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Norfolk poultry farmer generates ‘green’ energy

PUBLISHED: 12:30 06 April 2013 | UPDATED: 13:29 06 April 2013

Nigel Joice poultry farm tour. Photo: Emily West Photography

Nigel Joice poultry farm tour. Photo: Emily West Photography

Emily West Photography

Award-winning Norfolk poultry farmer Nigel Joice has achieved an energy “milestone” by exporting to the national grid.

For the first time since the business invested in renewable energy strategy three years ago, it produced more power than it consumed.

Mr Joice, and his son, Patrick, welcomed young poultry producers to Uphouse Farm, South Raynham, near Fakenham. They told the 30 members of the joint National Farmers’ Union and ABN poultry industry programme that the primary goal was to produce quality chickens and minimise energy consumption.

Since 2010, they have invested in an energy centre, to warm the growing chickens, and installed solar panels.

The three arrays of photo-voltaic panels, rated to produce 450kW and mounted on roofs and on the ground, made the farm energy-positive for two days earlier this year.

Mr Joice, who started as a chicken producer in 1997, runs his flocks of birds on two self-contained farms with a team of three staff on each. To maintain strict bio-security, the staff only work on their “home” farm, he said. In a year, the 115-hectare arable farm finishes about six million table birds, roughly 12 million kg of chicken. It consumes about 20,000 tonnes of poultry feed.

The chickens produce about 8,500 tonnes of litter each year, which was a further challenge in the drive for energy production, he added.

When they started the first phase of the renewable energy strategy in 2010, two 500kW furnaces were installed to heat water for the poultry houses. For the first year, they burned woodchip but since the middle of last year, the fuel was chicken litter.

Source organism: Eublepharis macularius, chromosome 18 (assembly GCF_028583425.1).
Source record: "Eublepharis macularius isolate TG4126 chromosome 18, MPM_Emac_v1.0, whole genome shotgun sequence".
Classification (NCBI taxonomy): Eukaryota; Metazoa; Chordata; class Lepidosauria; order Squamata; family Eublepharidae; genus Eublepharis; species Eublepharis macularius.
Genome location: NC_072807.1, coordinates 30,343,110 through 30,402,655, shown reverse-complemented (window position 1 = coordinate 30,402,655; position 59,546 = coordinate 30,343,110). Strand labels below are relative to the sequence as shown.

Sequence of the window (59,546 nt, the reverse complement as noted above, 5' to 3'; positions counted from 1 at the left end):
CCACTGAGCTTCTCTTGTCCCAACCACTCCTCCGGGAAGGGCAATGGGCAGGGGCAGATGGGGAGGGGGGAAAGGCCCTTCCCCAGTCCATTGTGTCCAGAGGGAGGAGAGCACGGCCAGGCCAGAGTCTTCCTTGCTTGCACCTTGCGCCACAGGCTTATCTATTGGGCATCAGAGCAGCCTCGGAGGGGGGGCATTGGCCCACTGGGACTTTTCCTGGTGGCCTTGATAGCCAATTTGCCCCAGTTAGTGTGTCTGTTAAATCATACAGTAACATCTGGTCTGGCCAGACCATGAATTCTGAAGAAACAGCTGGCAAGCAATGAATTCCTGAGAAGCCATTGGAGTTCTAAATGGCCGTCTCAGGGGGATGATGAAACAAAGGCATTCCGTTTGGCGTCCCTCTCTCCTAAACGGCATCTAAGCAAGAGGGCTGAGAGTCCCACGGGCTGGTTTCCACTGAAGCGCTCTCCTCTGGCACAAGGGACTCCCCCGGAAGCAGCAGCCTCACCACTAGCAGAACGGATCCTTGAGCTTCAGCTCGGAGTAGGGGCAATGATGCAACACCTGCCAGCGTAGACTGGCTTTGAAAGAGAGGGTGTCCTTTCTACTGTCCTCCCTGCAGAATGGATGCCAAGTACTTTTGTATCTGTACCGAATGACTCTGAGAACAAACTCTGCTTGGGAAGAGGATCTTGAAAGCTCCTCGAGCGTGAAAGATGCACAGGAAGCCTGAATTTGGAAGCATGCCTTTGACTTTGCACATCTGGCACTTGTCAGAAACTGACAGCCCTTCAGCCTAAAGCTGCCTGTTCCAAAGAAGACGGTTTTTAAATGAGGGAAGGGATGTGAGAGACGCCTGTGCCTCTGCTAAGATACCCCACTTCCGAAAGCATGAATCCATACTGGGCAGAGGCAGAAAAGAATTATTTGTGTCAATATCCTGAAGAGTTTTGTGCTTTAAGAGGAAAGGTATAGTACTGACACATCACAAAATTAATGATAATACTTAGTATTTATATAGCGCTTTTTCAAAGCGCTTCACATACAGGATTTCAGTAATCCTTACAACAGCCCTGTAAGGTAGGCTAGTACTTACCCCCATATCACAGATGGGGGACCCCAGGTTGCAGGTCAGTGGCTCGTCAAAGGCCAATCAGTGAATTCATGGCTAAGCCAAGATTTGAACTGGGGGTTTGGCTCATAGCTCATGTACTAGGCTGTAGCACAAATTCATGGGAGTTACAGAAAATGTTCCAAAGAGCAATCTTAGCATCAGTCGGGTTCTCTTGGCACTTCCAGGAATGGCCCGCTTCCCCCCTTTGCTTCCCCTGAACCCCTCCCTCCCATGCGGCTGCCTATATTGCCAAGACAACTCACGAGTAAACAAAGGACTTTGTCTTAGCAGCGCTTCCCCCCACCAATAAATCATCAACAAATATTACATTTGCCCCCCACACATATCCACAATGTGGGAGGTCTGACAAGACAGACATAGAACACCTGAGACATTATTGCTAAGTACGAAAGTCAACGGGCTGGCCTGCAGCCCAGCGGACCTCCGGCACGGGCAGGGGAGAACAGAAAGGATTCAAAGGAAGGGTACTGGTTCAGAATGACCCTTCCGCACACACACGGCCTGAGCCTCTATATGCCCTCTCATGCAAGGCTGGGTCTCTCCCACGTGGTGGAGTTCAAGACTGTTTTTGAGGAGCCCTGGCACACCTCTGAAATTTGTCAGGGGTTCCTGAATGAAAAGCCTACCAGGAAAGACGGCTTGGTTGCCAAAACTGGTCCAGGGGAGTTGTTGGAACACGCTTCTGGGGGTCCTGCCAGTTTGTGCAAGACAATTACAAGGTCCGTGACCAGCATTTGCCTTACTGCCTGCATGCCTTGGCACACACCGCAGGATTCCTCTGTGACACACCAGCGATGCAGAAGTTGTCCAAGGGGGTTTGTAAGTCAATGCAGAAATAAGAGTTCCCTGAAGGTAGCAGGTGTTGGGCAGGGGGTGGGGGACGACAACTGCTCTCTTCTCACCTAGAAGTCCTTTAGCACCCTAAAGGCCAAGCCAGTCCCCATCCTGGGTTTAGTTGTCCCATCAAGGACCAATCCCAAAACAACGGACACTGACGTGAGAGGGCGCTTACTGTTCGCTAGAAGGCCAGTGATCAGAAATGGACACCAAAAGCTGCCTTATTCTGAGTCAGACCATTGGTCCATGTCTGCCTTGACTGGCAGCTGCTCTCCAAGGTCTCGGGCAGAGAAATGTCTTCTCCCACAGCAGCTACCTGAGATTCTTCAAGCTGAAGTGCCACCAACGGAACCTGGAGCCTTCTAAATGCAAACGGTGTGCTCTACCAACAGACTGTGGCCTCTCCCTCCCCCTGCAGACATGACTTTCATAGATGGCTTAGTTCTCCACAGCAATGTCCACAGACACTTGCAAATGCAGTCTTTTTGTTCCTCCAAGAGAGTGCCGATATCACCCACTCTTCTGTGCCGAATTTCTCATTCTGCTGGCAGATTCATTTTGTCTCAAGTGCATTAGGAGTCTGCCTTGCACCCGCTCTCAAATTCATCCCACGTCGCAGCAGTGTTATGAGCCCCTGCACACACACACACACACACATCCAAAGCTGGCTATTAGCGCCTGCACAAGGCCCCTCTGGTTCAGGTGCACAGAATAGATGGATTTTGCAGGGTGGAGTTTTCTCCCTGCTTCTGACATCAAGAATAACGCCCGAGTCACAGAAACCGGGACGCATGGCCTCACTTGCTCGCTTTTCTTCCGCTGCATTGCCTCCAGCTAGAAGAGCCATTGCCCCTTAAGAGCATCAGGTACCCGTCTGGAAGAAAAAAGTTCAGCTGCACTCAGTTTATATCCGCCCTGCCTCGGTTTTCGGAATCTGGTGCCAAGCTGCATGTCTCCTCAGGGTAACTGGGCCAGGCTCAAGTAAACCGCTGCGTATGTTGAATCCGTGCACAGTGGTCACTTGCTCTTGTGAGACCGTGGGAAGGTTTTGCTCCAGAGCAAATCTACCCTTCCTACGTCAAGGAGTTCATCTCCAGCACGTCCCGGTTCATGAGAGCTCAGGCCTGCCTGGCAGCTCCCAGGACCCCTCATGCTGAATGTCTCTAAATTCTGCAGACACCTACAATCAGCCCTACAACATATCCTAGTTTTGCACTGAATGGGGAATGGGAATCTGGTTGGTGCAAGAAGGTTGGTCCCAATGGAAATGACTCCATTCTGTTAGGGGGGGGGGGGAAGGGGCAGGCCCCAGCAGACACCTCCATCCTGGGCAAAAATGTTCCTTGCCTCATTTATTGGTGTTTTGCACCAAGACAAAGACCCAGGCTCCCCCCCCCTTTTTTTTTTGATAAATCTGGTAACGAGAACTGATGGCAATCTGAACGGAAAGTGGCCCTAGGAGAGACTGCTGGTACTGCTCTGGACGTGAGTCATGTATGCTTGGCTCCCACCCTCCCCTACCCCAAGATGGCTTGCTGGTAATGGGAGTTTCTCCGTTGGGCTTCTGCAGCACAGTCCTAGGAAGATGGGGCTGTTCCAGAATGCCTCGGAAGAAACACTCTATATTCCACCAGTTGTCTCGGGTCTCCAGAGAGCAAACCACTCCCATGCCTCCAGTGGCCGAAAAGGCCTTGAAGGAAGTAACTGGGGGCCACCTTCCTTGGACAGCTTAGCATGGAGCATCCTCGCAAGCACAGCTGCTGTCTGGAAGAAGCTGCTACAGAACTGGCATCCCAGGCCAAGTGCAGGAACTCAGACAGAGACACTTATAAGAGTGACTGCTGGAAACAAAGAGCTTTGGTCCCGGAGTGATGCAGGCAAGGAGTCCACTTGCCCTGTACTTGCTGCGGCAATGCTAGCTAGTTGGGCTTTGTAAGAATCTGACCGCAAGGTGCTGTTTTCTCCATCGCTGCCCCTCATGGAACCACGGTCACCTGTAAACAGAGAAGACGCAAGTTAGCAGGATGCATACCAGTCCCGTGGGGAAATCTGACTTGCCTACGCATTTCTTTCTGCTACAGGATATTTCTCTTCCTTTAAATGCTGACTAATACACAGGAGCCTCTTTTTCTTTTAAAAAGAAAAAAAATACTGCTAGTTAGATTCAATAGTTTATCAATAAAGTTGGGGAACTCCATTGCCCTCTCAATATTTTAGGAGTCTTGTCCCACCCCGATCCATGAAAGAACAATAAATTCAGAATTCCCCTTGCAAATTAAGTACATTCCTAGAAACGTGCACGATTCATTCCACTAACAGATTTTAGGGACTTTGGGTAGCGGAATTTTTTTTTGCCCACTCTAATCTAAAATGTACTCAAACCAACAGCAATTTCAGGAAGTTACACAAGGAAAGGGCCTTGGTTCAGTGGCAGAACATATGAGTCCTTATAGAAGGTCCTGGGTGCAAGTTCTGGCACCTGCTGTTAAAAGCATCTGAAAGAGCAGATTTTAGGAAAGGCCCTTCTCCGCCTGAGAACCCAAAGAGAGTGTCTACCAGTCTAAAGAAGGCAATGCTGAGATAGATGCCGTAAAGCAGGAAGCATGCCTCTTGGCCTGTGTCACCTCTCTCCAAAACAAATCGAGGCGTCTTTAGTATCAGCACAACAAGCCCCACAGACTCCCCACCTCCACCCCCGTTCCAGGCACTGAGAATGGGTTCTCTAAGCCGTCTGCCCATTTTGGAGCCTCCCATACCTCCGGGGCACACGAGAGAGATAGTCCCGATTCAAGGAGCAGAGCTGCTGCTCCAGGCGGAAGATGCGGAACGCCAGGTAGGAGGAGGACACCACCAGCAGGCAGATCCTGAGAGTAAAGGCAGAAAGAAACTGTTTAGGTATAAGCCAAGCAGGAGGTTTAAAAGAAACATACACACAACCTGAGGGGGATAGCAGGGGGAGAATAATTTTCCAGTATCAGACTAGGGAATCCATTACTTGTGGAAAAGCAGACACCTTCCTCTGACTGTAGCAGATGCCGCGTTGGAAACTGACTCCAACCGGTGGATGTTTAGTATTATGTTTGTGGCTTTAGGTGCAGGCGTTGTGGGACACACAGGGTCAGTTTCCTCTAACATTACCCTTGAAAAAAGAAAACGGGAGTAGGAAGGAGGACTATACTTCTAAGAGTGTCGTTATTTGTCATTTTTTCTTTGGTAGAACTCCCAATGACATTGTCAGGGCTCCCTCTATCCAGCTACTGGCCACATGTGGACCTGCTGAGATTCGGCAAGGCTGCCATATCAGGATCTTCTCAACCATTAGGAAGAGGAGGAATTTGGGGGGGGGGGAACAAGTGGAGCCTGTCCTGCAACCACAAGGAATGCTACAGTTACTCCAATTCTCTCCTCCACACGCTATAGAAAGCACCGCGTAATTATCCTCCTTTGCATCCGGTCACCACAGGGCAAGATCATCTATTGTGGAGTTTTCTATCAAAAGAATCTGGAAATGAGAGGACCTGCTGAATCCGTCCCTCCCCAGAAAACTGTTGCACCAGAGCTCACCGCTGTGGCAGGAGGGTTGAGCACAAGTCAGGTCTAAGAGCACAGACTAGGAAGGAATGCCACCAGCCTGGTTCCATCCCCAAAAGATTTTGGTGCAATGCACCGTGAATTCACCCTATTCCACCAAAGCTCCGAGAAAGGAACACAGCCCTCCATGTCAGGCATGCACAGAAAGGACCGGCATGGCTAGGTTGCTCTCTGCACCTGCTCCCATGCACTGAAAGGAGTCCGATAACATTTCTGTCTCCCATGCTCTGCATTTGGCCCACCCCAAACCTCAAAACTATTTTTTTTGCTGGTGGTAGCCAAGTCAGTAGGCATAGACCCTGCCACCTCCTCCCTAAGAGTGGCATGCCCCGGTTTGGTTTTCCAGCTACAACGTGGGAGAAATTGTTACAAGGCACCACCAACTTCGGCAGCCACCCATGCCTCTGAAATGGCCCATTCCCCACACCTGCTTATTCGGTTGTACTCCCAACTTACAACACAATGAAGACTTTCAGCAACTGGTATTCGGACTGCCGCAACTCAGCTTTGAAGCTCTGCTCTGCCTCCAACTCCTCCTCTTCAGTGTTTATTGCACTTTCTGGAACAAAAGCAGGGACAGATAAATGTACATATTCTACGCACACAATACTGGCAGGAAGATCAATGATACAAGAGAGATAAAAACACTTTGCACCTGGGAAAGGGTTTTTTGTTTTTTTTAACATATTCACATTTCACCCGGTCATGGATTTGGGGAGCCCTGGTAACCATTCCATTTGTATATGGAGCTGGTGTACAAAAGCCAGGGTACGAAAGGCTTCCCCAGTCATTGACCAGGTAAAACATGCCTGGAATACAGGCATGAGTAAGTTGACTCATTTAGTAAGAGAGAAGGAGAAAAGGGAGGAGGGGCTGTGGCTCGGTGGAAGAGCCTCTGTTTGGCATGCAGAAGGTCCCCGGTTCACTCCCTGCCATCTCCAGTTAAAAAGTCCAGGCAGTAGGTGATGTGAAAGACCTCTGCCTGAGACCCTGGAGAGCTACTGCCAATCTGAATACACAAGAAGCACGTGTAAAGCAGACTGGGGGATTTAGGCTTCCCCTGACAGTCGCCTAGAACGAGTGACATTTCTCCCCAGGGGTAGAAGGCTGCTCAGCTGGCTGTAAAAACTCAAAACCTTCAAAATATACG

“This is under a special licence from the Environment Agency because we’ve been testing emissions,” said Mr Joice. “It has all been extremely successful and emissions have been extremely low. We’re amazed at the performance.”

There has also been another major benefit, said his son, Patrick, in terms of better poultry welfare because of the drier heat in the chicken sheds. “We didn’t think we’d get such a similar level in the improvement of the birds and their welfare. It has come as a bonus. We’ve got a better environment in the chicken sheds and they’ve rewarded us with better performance.”

He compared nine chicken crops, in a typical 50-day flock cycle, heated by LPG (liquid petroleum gas) and using the dry heat from the energy centre.

“We’ve seen a six point improvement in the food conversion rate,” said Mr Joice, who had spent £120,000 a year on LPG.

The farm, which was last year’s champion Norfolk Farm Business, was also the 2011 Farmers Weekly Poultry Farm of the Year.

As the farm produces about 8,500 tonnes of chicken litter a year, the aim was to burn the surplus to generate electricity. Mr Joice said about 2,500 tonnes was needed for heating but the rest could be generate electricity. In January his electricity bill was about £13,500.

The furnaces, installed by Irish specialists, bhsl, heat water to 85C for circulation to the chickens..

Patrick Dight, who is bhsl’s applications director, said that a new technique to burn litter on a smaller scale had been developed more than 11 years ago. Their design of fluidised bed combustion of poultry litter, used in big power stations, has operated consistently for months. It burns at more than 600C, he added.

“Chicken manure is not an easy product to manage. It was very difficult to handle because it is like shavings, honey and glue mixed together. It has high levels of ash and silica, variable moisture content and a low calorific value,” he added.

The manure is stored in a bio-secure area, under negative pressure to contain odour, before it is burnt – and the operation is monitored at bhsl’s headquarters in county Limerick.

“Our priority is the birds’ welfare. We have to maintain a set temperature of water to the birds at all times,” Although there is a back-up boiler, it has never been needed,” he said.


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